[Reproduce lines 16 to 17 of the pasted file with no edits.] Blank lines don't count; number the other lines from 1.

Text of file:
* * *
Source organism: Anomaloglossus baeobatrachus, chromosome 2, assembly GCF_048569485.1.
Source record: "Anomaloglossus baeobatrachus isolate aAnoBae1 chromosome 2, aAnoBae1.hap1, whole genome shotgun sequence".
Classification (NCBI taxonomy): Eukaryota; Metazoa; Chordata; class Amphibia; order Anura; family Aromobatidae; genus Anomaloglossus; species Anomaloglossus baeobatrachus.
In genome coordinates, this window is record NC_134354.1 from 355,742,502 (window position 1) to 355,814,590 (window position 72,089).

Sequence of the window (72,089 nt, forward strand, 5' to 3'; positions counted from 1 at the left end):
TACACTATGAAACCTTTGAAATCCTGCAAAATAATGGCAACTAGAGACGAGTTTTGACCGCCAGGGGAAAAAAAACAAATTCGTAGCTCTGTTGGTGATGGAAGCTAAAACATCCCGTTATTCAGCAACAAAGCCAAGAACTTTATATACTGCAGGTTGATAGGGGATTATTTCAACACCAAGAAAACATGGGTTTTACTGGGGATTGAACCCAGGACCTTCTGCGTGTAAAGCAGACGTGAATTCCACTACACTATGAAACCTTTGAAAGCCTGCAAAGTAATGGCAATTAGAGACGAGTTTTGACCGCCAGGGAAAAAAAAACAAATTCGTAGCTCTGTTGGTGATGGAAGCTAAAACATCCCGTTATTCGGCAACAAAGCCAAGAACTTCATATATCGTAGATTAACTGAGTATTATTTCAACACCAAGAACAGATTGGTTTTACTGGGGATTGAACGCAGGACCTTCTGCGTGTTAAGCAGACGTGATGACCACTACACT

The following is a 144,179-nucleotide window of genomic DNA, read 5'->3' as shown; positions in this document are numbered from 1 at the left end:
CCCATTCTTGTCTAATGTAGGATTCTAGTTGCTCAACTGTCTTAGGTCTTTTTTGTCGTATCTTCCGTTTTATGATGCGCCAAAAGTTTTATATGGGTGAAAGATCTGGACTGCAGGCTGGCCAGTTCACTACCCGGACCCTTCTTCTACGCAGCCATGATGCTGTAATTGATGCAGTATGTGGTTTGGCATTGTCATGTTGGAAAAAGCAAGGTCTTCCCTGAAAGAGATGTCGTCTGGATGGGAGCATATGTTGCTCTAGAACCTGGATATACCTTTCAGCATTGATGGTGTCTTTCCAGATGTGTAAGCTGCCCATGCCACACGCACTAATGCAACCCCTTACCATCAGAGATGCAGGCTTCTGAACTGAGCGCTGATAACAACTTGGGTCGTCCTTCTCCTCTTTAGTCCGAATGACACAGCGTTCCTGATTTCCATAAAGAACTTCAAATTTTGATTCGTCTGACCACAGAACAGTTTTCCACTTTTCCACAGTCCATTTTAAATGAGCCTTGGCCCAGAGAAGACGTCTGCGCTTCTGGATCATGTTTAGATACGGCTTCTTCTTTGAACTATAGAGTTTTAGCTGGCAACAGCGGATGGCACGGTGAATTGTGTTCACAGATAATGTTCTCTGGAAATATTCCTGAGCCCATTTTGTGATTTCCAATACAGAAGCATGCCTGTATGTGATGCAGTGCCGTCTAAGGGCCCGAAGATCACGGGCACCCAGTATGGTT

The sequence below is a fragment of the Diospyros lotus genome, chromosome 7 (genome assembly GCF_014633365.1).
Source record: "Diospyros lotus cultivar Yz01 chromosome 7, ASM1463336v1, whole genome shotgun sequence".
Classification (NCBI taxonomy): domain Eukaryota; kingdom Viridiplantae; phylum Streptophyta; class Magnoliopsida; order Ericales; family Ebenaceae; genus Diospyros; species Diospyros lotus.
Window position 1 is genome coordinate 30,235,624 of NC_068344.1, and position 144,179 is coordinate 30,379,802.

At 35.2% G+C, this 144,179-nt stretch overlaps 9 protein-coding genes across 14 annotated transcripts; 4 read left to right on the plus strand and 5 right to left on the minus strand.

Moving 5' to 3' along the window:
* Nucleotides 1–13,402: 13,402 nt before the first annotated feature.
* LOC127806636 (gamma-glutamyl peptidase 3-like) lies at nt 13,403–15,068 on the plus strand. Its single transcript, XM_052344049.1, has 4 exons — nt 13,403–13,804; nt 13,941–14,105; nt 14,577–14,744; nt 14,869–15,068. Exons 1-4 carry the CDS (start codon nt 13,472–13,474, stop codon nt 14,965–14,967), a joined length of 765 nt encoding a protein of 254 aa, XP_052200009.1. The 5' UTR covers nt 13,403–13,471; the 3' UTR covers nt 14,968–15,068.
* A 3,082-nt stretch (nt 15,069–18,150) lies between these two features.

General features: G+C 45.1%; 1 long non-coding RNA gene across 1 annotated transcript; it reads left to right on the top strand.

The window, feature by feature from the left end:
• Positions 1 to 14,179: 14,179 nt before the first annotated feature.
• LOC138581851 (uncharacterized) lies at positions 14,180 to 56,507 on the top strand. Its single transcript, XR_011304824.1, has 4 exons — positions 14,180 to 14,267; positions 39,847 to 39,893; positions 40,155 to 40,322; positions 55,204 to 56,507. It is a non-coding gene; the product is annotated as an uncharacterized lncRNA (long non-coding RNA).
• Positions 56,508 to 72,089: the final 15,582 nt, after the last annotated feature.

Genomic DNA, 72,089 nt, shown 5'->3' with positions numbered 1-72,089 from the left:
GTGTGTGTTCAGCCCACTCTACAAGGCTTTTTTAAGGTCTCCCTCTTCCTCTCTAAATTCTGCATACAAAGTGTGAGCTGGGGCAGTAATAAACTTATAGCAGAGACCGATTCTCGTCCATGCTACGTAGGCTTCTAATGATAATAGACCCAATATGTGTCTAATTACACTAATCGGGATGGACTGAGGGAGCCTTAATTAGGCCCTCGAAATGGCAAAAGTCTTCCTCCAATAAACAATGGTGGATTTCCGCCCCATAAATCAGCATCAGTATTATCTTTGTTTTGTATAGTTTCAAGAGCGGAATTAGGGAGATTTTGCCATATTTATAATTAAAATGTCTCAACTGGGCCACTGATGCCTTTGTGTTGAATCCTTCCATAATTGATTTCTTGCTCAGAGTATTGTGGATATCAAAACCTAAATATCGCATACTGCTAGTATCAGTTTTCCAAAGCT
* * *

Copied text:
* LOC127806636 (gamma-glutamyl peptidase 3-like) lies at nt 13,403–15,068 on the plus strand. Its single transcript, XM_052344049.1, has 4 exons — nt 13,403–13,804; nt 13,941–14,105; nt 14,577–14,744; nt 14,869–15,068. Exons 1-4 carry the CDS (start codon nt 13,472–13,474, stop codon nt 14,965–14,967), a joined length of 765 nt encoding a protein of 254 aa, XP_052200009.1. The 5' UTR covers nt 13,403–13,471; the 3' UTR covers nt 14,968–15,068.
* A 3,082-nt stretch (nt 15,069–18,150) lies between these two features.